GoFundMe scam leads to charges against Philadelphia homeless man, couple
PHILADELPHIA — Johnny Bobbitt Jr. and the Burlington County, N.J., couple who launched a campaign that raised $400,000 to help the homeless man have all been arrested and charged with fabricating the feel-good story that prompted thousands to open their wallets for the former Marine at the start of last year’s holiday season.
The Burlington County Prosecutor’s Office announced the arrests and charges Thursday in what started as an investigation of the couple after Bobbitt accused them of squandering the money raised in a GoFundMe campaign purportedly set up to help him. But the “Paying It Forward” fundraising campaign was only paying into the trio’s pockets, prosecutors said, a “completely made up” scam devised by the three after they met near SugarHouse Casino in the fall of 2017.
The couple, Kate McClure and Mark D’Amico, were arrested in Burlington County on Wednesday and released, officials said. U.S. Marshals, acting on a fugitive retainer from Burlington County, arrested Bobbitt on Wednesday in Philadelphia, where he was being held in jail with bail set at 10 percent of $50,000.
All three are charged with second-degree theft by deception and second-degree conspiracy to commit theft by deception. The crimes carry sentences between five and 10 years, prosecutors said.
What had started as a heartwarming story last November of a homeless veteran using his last $20 to help a stranded motorist began to unravel over the summer, when Bobbitt began to raise questions about how the money was spent. The tale then took an improbable turn Thursday with the announcement of the conspiracy charges.
“The entire campaign was predicated on a lie,” said Burlington County Prosecutor Scott A. Coffina. “Less than an hour after the GoFundMe campaign went live, McClure, in a text exchange with a friend, stated that the story about Bobbitt assisting her was ‘completely made up.’ She did not run out of gas on an I-95 off-ramp, and he did not spend his last $20 to help her. Rather, D’Amico, McClure and Bobbitt conspired to fabricate and promote a feel-good story that would compel donors to contribute to their causes.”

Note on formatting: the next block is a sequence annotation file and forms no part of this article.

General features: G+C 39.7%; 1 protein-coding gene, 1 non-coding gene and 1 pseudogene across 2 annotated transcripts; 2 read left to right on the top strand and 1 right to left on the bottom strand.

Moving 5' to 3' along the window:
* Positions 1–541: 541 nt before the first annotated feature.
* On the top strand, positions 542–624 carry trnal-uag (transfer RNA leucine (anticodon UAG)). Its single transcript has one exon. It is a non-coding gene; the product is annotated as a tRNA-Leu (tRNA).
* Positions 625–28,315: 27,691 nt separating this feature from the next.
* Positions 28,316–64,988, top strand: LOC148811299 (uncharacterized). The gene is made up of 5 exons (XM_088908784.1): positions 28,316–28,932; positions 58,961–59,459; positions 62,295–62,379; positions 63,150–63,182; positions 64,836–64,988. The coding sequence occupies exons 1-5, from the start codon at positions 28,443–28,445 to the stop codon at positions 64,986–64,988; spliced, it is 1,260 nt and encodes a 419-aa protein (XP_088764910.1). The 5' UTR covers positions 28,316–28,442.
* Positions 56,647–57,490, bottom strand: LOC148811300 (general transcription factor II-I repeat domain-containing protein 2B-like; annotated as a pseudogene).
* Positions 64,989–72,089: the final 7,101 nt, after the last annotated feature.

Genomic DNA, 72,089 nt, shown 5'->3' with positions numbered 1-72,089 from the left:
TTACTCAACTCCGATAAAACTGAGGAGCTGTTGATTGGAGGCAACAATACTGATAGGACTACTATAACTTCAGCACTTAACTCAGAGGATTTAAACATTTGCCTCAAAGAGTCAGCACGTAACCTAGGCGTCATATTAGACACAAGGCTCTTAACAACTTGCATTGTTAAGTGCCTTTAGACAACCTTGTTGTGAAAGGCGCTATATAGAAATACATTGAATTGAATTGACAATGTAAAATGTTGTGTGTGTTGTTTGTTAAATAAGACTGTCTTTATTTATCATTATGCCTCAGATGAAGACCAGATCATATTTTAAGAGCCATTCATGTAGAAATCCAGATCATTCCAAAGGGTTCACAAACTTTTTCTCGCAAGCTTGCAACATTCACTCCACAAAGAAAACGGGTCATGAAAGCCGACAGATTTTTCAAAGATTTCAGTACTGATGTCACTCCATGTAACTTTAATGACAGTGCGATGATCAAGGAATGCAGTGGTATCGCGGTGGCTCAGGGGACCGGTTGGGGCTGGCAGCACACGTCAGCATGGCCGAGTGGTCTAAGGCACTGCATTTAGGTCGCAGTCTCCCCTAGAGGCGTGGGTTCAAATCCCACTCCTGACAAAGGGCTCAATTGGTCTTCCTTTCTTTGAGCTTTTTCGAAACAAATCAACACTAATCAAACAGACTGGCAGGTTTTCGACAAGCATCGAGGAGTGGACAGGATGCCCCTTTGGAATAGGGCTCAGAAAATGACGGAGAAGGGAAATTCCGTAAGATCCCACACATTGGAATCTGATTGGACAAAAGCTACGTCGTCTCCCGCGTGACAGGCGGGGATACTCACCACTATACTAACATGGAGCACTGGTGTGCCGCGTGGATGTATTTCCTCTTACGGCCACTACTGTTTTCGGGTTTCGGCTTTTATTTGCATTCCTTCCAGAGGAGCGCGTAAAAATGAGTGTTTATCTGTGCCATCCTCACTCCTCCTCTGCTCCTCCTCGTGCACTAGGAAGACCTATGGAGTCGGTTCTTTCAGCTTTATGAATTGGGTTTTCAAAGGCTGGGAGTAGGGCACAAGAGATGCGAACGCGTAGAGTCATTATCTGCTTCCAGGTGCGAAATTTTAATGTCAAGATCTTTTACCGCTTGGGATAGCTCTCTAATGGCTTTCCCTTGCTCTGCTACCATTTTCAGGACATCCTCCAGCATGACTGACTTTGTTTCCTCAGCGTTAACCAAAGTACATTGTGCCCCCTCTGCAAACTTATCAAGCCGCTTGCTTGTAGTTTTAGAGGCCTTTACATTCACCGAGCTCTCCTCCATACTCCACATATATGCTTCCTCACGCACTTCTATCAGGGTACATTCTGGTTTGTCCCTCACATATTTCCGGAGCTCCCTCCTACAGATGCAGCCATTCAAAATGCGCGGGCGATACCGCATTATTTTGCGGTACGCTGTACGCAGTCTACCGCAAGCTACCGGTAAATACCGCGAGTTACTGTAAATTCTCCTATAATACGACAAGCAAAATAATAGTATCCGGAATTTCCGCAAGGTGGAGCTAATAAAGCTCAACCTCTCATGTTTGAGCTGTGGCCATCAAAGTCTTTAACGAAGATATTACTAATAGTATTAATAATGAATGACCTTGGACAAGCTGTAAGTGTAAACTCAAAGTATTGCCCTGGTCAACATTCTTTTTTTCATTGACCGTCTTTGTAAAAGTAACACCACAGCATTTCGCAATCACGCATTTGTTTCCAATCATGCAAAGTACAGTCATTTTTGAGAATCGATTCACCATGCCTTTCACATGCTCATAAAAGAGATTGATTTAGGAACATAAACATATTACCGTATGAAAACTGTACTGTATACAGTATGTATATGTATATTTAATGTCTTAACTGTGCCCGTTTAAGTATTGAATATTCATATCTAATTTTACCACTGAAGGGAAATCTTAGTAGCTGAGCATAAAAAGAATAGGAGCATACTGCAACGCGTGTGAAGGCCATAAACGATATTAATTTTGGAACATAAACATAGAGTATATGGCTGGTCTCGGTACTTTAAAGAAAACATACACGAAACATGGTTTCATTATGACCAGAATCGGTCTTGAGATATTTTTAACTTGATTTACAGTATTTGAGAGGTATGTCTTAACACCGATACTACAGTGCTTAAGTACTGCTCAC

Bobbitt, who has a history of struggling with drug use, accused McClure and D’Amico using the money as their own, forcing him to again panhandle on city streets. The couple said they did not steal the money and accused Bobbitt of lying.
An investigation and review of more than 60,000 text messages and thousands of pages of subpoenaed financial documents revealed that D’Amico and McClure spent the money on a BMW, a New Year’s trip to Las Vegas and high-end handbags, officials said. A breakdown of the cash withdrawals showed the $85,363 was withdrawn at, or in the immediate vicinity of, casinos located in Atlantic City, Bensalem, Philadelphia and Las Vegas. Within a few months of the campaign’s creation, all the money had been spent, prosecutors said.
Meanwhile, GoFundMe has vowed a full refund to the more than 14,000 donors who contributed nearly $403,000 during the holiday season to help Bobbitt.
“While this type of behavior by an individual is extremely rare, it’s unacceptable and clearly it has consequences,” GoFundMe said in a statement.
Bobbitt had said he met McClure about a year ago as she was on her way to Philadelphia to pick up D’Amico at the SugarHouse Casino. After coming close to running out of gas on I-95, she has said she pulled off the freeway near Kensington, where Bobbitt, who had been homeless in Philly for several years, had been panhandling.